Anna de Mier

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Fix two lattice paths P and Q from ð0; 0Þ to ðm; rÞ that use East and North steps with P never going above Q: We show that the lattice paths that go from ð0; 0Þ to ðm; rÞ and that remain in the region bounded by P and Q can be identified with the bases of a particular type of transversal matroid, which we call a lattice path matroid. We consider a variety(More)
This paper studies structural aspects of lattice path matroids, a class of transversal matroids that is closed under taking minors and duals. Among the basic topics treated are direct sums, duals, minors, circuits, and connected flats. One of the main results is a characterization of lattice path matroids in terms of fundamental flats, which are special(More)
This note contains two results on the distribution of k-crossings and k-nestings in graphs. On the positive side, we exhibit a class of graphs for which there are as many k-noncrossing 2-nonnesting graphs as k-nonnesting 2-noncrossing graphs. This class consists of the graphs on [n] where each vertex x is joined to at most one vertex y with y < x. On the(More)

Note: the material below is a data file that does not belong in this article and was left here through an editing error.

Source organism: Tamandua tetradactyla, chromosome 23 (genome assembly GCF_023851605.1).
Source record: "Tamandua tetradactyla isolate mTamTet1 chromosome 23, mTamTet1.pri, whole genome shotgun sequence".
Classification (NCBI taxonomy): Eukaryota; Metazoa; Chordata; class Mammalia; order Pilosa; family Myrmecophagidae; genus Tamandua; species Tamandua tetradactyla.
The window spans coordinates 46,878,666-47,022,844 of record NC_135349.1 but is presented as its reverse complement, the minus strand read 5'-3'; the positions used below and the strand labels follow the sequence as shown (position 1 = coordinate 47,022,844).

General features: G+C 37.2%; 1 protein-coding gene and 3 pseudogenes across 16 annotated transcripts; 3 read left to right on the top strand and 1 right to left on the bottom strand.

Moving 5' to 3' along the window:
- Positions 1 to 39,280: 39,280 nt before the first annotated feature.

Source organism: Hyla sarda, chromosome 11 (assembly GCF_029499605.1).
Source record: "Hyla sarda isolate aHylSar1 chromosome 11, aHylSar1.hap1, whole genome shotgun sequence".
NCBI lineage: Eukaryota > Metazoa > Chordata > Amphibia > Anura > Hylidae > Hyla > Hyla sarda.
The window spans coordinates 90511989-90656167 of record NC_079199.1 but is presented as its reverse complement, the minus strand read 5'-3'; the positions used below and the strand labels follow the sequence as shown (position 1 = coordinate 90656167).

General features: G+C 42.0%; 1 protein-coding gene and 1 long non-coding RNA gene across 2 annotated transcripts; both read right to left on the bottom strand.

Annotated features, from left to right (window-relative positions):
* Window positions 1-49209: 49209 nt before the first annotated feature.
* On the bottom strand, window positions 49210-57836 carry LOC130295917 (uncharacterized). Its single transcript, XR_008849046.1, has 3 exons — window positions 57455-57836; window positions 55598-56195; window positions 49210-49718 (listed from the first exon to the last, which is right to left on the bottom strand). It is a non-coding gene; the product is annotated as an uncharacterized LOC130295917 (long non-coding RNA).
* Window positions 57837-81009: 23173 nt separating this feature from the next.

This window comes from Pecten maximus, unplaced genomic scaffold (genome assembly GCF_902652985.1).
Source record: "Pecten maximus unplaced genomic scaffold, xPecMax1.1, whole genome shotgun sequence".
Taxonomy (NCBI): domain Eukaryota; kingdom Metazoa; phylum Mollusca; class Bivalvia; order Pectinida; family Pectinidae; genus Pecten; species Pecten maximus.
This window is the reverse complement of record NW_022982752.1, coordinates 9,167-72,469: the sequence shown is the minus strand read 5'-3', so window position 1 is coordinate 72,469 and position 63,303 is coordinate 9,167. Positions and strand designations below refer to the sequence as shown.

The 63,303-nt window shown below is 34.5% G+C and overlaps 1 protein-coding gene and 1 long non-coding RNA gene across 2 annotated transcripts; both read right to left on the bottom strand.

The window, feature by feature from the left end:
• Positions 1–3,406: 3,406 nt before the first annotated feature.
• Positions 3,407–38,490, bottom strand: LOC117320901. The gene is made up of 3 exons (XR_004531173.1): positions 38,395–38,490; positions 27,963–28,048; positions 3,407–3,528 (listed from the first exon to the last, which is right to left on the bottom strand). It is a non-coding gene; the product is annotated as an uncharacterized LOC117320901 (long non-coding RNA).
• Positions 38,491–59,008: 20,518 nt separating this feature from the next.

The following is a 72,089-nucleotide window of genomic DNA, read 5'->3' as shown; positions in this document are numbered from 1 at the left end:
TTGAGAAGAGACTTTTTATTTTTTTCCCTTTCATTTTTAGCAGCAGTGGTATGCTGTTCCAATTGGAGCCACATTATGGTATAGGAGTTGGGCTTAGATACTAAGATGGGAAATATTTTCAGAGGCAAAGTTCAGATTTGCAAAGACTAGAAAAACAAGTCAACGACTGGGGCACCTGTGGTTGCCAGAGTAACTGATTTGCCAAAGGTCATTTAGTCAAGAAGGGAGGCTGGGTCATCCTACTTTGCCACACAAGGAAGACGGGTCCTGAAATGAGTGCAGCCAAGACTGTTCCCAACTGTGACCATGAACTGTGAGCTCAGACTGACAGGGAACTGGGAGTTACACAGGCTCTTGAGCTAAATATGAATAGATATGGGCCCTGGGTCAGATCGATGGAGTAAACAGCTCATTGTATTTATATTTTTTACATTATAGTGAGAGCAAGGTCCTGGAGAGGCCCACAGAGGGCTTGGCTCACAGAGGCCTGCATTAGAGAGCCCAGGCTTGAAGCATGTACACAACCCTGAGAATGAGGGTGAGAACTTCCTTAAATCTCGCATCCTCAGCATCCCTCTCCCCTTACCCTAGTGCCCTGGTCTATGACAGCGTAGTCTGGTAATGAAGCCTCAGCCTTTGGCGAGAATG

We prove that if a graph H has the same Tutte polynomial as the line graph of a d-regular, d-edge-connected graph, then H is the line graph of a d-regular graph. Using this result we prove that the line graph of a regular complete t-partite graph is uniquely determined by its Tutte polynomial. We prove the same result for the line graph of any complete(More)
We present a complete solution to the so-called tennis ball problem, which is equivalent to counting lattice paths in the plane that use North and East steps and lie between certain boundaries. The solution takes the form of explicit expressions for the corresponding generating functions. Our method is based on the properties of Tutte polynomials of(More)
We solve in the affirmative a conjecture of Brylawski, namely that the Tutte polynomial of a connected matroid is irreducible over the integers. If M is a matroid over a set E, then its Tutte polynomial is defined as T(M; x, y)= C A ı E (x − 1) r(E) − r(A) (y − 1) | A | − r(A) , where r(A) is the rank of A in M. This polynomial is an important invariant as(More)